The information sheet describes The information sheet describes the results achieved by the ‘Programme to improve national and regional locust management in Caucasus and Central Asia (CCA)’ established in 2011. The Programme is based on the key concepts of the locust preventive control strategy consisting of monitoring locust habitats. Early to detection of changes in number, density, behaviour and appearance within the locust populations leads to reduced damage on crops and rangelands, reduced negative impact on human health and environment due to less use of chemicals and reduced cost.

The information sheet also describes the way forward to the Programme, based on a common vision, objectives, expected results and envisaged activities for the coming five years. 

Chestnut (Castanea species) are trees providing crucial resources for livelihoods in many parts of the world, with a wide range of economic, social and environmental benefits. The Asian chestnut gall wasp (ACGW) Dryocosmus kuriphilus Yasumatsu (Hymenoptera: Cynipidae) is considered to be one of the most harmful insect pests of chestnut varieties in the world and can cause serious damage. However, protecting forest health from ACGW is possible using Integrated Pest Management (IPM) principles including classical biological control methods.

Middle East Respiratory Syndrome Coronavirus (MERS-CoV) is an emerging threat for public health globally and can be a cause of severe respiratory infection in humans, especially those suffering other ailments. Dromedary camels are thought to be a natural reservoir of MERS-CoV and can be a source of infection for humans. MERS-CoV is transmitted from person to person through close contact, especially in healthcare settings. However, there is currently no evidence of sustained person-to-person spread.

The Desert Locust, Schistocerca gregaria, is the world’s most dangerous migratory pest with a voracious appetite unmatched in the insect world. Established in 1955 by FAO, when the world was in the midst of a 12-year-long Desert Locust plague, the Desert Locust Control Committee (DLCC) is the primary forum that brings together locust-affected countries, donors and other agencies to discuss Desert Locust management under the FAO umbrella. DLCC is also the primary advisory body to the Director-General of FAO on all Desert Locust issues.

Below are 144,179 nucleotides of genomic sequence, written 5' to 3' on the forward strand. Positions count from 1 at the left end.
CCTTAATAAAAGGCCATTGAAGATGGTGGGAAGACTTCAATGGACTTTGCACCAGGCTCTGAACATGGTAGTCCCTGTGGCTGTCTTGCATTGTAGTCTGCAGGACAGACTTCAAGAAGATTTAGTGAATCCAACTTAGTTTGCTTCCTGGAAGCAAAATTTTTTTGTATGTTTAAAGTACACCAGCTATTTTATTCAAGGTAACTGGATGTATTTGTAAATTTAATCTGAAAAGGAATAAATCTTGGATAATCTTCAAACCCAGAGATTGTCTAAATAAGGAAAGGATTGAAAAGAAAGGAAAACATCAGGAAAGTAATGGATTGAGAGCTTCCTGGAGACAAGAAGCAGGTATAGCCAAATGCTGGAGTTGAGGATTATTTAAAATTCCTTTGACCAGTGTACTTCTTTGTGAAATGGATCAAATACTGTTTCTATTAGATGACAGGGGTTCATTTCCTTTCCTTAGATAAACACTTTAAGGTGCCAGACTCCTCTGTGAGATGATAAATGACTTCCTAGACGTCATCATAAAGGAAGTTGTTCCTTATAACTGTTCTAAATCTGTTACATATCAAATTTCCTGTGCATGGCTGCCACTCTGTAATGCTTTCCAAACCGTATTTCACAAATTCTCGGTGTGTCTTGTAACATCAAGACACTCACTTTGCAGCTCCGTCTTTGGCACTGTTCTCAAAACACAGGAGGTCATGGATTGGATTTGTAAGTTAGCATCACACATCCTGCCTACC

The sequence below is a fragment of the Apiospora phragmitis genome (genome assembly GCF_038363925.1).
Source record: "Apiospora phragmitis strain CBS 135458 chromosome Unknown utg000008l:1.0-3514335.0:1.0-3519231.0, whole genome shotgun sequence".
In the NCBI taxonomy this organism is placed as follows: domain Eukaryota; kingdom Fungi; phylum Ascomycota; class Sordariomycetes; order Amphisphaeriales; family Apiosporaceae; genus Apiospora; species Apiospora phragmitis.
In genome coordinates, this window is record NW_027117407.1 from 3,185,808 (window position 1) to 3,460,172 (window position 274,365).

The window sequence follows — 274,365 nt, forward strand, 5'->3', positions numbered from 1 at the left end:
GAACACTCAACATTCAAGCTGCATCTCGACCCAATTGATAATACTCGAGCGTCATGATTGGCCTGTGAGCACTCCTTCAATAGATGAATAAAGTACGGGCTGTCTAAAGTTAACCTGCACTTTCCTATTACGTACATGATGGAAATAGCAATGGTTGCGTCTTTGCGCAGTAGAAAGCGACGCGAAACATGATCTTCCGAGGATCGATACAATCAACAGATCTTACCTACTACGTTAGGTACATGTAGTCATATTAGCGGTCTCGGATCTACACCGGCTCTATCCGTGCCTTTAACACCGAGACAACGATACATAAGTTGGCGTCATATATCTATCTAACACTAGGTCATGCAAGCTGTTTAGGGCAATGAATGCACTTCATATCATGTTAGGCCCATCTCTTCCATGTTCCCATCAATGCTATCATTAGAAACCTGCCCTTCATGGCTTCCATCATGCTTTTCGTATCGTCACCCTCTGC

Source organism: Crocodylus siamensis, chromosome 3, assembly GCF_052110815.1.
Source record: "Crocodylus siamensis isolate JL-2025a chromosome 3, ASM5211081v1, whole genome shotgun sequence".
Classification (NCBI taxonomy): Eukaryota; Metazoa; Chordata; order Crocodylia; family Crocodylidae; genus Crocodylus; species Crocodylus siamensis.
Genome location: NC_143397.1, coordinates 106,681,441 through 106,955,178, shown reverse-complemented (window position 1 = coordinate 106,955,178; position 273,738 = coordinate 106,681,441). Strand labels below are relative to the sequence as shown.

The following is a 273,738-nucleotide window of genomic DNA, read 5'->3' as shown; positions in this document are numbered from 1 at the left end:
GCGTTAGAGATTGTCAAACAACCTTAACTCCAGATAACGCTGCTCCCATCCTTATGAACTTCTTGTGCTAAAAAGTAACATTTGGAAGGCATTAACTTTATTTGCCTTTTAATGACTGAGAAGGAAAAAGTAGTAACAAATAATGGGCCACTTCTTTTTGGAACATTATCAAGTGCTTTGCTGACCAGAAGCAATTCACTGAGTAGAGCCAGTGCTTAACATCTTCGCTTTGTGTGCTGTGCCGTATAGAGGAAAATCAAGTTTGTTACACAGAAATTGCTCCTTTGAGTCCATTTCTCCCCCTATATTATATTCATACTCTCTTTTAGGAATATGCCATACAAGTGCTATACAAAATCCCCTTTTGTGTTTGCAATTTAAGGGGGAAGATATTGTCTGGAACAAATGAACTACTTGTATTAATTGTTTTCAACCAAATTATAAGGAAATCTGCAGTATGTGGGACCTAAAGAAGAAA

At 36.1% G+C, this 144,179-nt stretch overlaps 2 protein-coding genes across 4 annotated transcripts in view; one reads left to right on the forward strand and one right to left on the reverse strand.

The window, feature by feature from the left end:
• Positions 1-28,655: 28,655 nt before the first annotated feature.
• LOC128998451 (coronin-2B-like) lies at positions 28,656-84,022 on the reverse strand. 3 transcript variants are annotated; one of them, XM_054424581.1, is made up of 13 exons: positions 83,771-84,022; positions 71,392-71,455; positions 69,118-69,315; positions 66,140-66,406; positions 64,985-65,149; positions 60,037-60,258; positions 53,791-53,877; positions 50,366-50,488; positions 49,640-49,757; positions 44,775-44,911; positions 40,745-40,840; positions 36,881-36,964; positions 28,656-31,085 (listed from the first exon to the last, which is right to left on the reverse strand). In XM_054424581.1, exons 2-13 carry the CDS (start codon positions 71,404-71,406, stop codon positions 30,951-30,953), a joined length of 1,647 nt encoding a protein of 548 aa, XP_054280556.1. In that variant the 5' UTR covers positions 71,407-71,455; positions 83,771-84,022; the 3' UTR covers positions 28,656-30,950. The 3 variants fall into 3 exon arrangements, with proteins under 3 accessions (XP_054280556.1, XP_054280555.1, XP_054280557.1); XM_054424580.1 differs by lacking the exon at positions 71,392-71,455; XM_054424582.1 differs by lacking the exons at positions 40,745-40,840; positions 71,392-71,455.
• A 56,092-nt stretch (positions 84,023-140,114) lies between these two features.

Antimicrobial Resistance (AMR) occurs when micro-organisms – bacteria, fungi, viruses, and parasites – evolve resistance to antimicrobial substances, like antibiotics, antifungals and others. This occurs naturally through adaptation to the environment or through selective pressure when microorganisms come into contact with antimicrobials. The process is accelerated when there is inappropriate or excessive use of antimicrobials. As a result, medicines that were once effective treatments for disease in people and animals become less effective or not effective at all, leading to a reduced ability to successfully treat infections. This in turn leads to more severe or prolonged illnesses, increased mortality, production losses in agriculture and reduced livelihoods and food security.